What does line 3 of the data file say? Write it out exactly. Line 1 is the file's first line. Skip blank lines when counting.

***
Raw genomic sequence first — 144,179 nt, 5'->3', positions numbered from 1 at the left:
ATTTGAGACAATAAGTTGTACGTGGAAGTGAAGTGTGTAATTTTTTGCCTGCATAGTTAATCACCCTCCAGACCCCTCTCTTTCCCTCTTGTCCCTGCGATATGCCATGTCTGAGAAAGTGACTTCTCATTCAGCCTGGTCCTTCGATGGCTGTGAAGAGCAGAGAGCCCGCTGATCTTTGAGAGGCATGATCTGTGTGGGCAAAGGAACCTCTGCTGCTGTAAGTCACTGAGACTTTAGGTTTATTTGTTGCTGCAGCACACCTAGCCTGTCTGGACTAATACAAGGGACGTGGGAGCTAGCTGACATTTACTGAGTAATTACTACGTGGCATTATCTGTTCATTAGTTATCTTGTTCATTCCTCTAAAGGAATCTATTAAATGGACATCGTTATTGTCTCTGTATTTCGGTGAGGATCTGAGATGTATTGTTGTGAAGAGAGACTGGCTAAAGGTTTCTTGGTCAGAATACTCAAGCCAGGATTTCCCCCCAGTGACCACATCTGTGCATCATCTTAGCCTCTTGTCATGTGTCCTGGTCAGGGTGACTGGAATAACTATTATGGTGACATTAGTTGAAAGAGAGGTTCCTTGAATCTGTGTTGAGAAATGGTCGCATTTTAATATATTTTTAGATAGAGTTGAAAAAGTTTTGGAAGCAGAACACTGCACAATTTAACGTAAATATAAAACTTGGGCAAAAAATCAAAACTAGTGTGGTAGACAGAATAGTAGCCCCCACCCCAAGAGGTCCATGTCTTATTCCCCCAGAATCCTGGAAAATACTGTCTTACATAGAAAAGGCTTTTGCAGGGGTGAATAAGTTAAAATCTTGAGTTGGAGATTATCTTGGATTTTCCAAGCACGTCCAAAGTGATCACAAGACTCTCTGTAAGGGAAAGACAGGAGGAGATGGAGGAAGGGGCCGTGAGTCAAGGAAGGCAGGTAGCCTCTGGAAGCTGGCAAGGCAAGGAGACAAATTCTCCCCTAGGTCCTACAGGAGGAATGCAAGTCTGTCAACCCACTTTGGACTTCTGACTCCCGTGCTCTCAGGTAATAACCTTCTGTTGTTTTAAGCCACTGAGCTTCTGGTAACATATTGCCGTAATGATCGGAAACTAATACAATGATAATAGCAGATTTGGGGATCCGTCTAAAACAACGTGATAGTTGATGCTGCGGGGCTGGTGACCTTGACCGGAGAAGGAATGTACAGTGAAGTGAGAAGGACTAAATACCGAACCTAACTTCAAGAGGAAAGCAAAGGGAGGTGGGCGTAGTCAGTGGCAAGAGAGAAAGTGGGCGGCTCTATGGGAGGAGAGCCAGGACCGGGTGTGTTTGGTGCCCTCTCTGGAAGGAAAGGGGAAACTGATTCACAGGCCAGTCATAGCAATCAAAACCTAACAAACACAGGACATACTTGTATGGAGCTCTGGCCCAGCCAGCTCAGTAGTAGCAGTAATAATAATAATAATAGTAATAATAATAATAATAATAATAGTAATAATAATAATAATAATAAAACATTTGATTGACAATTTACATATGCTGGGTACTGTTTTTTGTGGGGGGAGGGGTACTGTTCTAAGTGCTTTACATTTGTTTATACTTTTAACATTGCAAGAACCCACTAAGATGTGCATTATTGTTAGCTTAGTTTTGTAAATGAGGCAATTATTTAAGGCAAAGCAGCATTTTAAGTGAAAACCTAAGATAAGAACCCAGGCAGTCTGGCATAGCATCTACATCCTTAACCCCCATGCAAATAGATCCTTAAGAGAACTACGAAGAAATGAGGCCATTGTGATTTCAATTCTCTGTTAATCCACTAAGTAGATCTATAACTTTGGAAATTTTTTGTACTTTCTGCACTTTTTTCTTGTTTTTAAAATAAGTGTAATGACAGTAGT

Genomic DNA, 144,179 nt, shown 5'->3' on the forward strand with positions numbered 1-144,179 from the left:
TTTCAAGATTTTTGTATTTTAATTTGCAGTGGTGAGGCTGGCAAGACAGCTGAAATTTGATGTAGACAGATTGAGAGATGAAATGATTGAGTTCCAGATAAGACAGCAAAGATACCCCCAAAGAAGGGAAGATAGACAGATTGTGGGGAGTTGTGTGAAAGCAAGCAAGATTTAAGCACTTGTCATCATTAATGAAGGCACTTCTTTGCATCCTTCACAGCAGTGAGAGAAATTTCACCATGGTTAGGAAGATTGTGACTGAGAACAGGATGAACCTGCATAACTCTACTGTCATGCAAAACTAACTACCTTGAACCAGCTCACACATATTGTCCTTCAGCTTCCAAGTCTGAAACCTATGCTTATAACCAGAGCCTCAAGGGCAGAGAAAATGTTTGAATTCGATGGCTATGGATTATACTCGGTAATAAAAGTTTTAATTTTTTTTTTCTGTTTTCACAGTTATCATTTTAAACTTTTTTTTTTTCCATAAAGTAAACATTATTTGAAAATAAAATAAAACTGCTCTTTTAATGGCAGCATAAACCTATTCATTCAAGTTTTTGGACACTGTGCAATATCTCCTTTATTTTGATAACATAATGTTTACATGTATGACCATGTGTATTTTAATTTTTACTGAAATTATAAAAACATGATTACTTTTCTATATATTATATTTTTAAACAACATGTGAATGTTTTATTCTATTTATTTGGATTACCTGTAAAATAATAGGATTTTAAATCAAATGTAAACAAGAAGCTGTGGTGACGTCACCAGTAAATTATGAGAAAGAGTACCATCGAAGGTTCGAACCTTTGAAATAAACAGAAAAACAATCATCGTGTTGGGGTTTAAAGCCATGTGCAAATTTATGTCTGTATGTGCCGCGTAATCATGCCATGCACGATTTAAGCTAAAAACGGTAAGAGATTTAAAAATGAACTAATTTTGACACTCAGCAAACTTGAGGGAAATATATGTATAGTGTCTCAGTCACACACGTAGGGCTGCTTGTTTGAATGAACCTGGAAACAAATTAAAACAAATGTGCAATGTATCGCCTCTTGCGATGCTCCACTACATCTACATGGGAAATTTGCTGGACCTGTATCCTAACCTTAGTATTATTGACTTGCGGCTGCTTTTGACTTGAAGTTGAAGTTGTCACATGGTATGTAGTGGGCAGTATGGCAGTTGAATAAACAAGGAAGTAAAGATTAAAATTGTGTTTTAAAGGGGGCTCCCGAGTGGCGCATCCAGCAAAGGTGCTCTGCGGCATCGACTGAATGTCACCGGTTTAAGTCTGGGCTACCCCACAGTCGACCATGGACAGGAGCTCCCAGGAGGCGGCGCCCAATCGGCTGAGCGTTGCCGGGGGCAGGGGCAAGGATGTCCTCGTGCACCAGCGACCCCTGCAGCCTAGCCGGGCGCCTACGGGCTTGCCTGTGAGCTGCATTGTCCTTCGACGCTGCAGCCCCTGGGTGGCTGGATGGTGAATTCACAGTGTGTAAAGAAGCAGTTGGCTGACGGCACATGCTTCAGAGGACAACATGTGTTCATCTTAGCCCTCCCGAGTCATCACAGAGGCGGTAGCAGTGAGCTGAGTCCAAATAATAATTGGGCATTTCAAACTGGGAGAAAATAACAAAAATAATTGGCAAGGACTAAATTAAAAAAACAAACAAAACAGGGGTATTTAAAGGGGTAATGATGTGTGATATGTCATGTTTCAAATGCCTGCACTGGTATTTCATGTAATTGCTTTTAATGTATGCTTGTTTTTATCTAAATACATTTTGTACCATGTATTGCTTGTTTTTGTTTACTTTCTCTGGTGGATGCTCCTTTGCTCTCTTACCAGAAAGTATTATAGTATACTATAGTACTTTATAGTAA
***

Genomic DNA, 144,179 nt, shown 5'->3' on the forward strand with positions numbered 1-144,179 from the left: